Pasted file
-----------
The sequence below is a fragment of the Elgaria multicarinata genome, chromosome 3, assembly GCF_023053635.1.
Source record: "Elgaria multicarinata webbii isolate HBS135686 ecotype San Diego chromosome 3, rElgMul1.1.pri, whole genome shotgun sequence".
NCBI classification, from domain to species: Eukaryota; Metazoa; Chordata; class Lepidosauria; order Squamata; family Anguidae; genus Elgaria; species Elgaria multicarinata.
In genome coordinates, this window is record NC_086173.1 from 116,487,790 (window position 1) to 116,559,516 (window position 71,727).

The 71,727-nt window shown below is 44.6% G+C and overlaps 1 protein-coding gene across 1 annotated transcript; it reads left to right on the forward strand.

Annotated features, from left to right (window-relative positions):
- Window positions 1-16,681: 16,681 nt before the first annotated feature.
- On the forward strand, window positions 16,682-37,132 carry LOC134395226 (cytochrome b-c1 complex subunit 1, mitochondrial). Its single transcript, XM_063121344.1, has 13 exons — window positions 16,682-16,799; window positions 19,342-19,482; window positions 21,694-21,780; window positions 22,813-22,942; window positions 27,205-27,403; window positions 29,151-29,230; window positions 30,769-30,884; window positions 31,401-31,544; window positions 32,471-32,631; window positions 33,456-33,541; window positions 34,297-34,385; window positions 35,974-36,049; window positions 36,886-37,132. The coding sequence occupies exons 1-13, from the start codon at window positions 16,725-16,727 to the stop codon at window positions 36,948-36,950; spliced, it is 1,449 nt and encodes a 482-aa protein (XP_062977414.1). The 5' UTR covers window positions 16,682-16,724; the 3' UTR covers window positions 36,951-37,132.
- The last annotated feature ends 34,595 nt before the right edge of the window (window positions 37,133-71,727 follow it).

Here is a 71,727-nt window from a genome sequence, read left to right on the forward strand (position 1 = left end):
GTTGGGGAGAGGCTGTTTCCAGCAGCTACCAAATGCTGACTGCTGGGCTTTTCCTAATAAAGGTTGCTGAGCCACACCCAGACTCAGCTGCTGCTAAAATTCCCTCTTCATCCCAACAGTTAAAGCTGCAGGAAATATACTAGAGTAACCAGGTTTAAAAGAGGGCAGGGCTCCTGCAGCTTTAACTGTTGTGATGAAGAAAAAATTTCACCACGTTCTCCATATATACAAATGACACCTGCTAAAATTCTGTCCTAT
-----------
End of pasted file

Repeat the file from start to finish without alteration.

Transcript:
The sequence below is a fragment of the Elgaria multicarinata genome, chromosome 3, assembly GCF_023053635.1.
Source record: "Elgaria multicarinata webbii isolate HBS135686 ecotype San Diego chromosome 3, rElgMul1.1.pri, whole genome shotgun sequence".
NCBI classification, from domain to species: Eukaryota; Metazoa; Chordata; class Lepidosauria; order Squamata; family Anguidae; genus Elgaria; species Elgaria multicarinata.
In genome coordinates, this window is record NC_086173.1 from 116,487,790 (window position 1) to 116,559,516 (window position 71,727).

The 71,727-nt window shown below is 44.6% G+C and overlaps 1 protein-coding gene across 1 annotated transcript; it reads left to right on the forward strand.

Annotated features, from left to right (window-relative positions):
- Window positions 1-16,681: 16,681 nt before the first annotated feature.
- On the forward strand, window positions 16,682-37,132 carry LOC134395226 (cytochrome b-c1 complex subunit 1, mitochondrial). Its single transcript, XM_063121344.1, has 13 exons — window positions 16,682-16,799; window positions 19,342-19,482; window positions 21,694-21,780; window positions 22,813-22,942; window positions 27,205-27,403; window positions 29,151-29,230; window positions 30,769-30,884; window positions 31,401-31,544; window positions 32,471-32,631; window positions 33,456-33,541; window positions 34,297-34,385; window positions 35,974-36,049; window positions 36,886-37,132. The coding sequence occupies exons 1-13, from the start codon at window positions 16,725-16,727 to the stop codon at window positions 36,948-36,950; spliced, it is 1,449 nt and encodes a 482-aa protein (XP_062977414.1). The 5' UTR covers window positions 16,682-16,724; the 3' UTR covers window positions 36,951-37,132.
- The last annotated feature ends 34,595 nt before the right edge of the window (window positions 37,133-71,727 follow it).

Here is a 71,727-nt window from a genome sequence, read left to right on the forward strand (position 1 = left end):
GTTGGGGAGAGGCTGTTTCCAGCAGCTACCAAATGCTGACTGCTGGGCTTTTCCTAATAAAGGTTGCTGAGCCACACCCAGACTCAGCTGCTGCTAAAATTCCCTCTTCATCCCAACAGTTAAAGCTGCAGGAAATATACTAGAGTAACCAGGTTTAAAAGAGGGCAGGGCTCCTGCAGCTTTAACTGTTGTGATGAAGAAAAAATTTCACCACGTTCTCCATATATACAAATGACACCTGCTAAAATTCTGTCCTAT